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Montreal is Canada’s mid-size major city and the one most closely related to its European ancestry. The demand for rental housing has remained steady in the city, seemingly in disregard to COVID-19—an unexpected turn of events which has renters and real estate investors, feeling relieved.
According to Rentals.ca one-bedroom apartments in Montreal cost, on average, $1,412 in June 2020. This is an increase of 0.1% from May 2020 and up 9.9% from June 2019.
Two-bedroom apartments cost, on average, $1,888 per month in June 2020 and that is up 7.9% from May 2020 and up 8.2% from June 2019. A significant leap in both month-over-month and year-over-year statistics. It seems the pandemic has not negatively affected the market at all in this category. What’s the reason for Montreal’s hot market? A few factors are at play.
There are five neighbourhoods in Montreal that have been identified as great places to rent and/or invest money in real estate. The prime reasons being they are well priced, conveniently located to the city centre or Ottawa, or they are on the cusp of becoming ‘hot’ neighbourhoods with the advent of new transit or amenities.
These are the up-and-coming neighbourhoods, according to Rentals.ca.
The Montreal rental market isn’t slowing down, or at least, Coronavirus hasn’t inflicted the same permanent dent in its side as it has in other Canadian and American cities.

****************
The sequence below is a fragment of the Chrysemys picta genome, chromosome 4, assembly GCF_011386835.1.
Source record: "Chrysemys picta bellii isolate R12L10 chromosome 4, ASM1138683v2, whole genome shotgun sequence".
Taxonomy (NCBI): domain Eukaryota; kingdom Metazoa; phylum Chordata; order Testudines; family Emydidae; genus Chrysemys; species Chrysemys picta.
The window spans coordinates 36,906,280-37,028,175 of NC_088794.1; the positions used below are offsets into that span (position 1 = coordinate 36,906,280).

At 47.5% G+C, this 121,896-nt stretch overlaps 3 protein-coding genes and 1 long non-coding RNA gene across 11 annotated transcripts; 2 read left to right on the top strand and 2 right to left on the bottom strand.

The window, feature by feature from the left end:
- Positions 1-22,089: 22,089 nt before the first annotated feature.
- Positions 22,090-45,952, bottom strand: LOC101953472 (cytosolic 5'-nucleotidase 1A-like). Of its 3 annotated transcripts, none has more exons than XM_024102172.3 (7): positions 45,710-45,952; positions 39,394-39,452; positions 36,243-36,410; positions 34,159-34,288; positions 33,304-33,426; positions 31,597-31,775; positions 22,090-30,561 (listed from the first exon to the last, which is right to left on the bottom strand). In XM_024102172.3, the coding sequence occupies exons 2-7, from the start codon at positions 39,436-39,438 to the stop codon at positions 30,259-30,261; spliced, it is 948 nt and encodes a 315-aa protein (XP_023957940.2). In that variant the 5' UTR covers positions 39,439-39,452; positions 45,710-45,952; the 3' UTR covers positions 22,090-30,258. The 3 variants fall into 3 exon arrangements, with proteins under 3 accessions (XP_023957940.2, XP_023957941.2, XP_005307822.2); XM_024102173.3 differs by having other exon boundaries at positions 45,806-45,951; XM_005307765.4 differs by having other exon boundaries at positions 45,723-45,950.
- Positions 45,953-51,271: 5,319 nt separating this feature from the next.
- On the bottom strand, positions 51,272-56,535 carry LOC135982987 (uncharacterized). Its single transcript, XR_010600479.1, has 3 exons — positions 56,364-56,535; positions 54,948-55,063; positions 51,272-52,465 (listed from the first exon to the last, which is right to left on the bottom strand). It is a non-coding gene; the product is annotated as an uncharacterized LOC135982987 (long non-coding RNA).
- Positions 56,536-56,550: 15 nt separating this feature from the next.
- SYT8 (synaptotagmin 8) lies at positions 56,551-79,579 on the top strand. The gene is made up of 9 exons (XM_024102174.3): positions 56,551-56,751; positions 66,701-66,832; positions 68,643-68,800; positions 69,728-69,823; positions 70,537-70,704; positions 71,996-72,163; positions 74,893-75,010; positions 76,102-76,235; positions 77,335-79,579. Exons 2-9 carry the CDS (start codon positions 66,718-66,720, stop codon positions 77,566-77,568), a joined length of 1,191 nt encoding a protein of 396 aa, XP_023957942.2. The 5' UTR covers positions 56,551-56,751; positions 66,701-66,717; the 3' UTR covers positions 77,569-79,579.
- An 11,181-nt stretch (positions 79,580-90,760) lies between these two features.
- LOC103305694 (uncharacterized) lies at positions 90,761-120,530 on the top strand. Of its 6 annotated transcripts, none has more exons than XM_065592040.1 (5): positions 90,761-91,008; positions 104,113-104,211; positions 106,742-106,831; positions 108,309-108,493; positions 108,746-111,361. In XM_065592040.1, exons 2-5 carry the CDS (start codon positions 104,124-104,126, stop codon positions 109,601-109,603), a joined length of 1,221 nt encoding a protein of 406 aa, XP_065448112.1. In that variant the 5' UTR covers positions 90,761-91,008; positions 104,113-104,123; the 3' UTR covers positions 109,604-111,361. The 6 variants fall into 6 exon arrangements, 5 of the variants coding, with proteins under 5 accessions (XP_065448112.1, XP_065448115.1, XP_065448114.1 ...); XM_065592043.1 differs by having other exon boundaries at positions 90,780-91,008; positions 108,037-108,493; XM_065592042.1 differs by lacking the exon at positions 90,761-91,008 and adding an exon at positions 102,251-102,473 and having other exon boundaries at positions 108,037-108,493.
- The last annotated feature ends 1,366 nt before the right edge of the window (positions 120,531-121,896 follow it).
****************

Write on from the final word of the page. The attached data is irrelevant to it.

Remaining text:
There are some future concerns because it wouldn’t be real estate if we weren’t trying to predict the future and prepare for any potential adverse outcomes.
According to Marco Fontaine, Vice President of Real Estate Development at Devimco, said in the June 16th issue of RENX.ca, “…he is optimistic about the future, but identified four risks that lie ahead: The possibility of a second wave of COVID-19, the potential for high unemployment, the fate of government support programs, and the impact of the pandemic on immigration – Montreal was expected to have between 41,000 and 44,000 immigrants in 2020, which may not be reached.”
During the week of July 13th, Montreal also experienced a tripling of Coronavirus cases. If the trend isn’t arrested, it will affect multiple social and economic areas in the city, not the least of which will be the rental housing market. Luckily, the real estate market has fared well so far, but sustained pressure on the economy by Coronavirus will mean distress for the renter and the property owner.
Rental rates may go down. However, statistics have shown that lower-income families who rent are hit hardest by job losses during economic downturns. Hopefully, the infection rates will slow down, and Montreal can continue the trend toward recovery.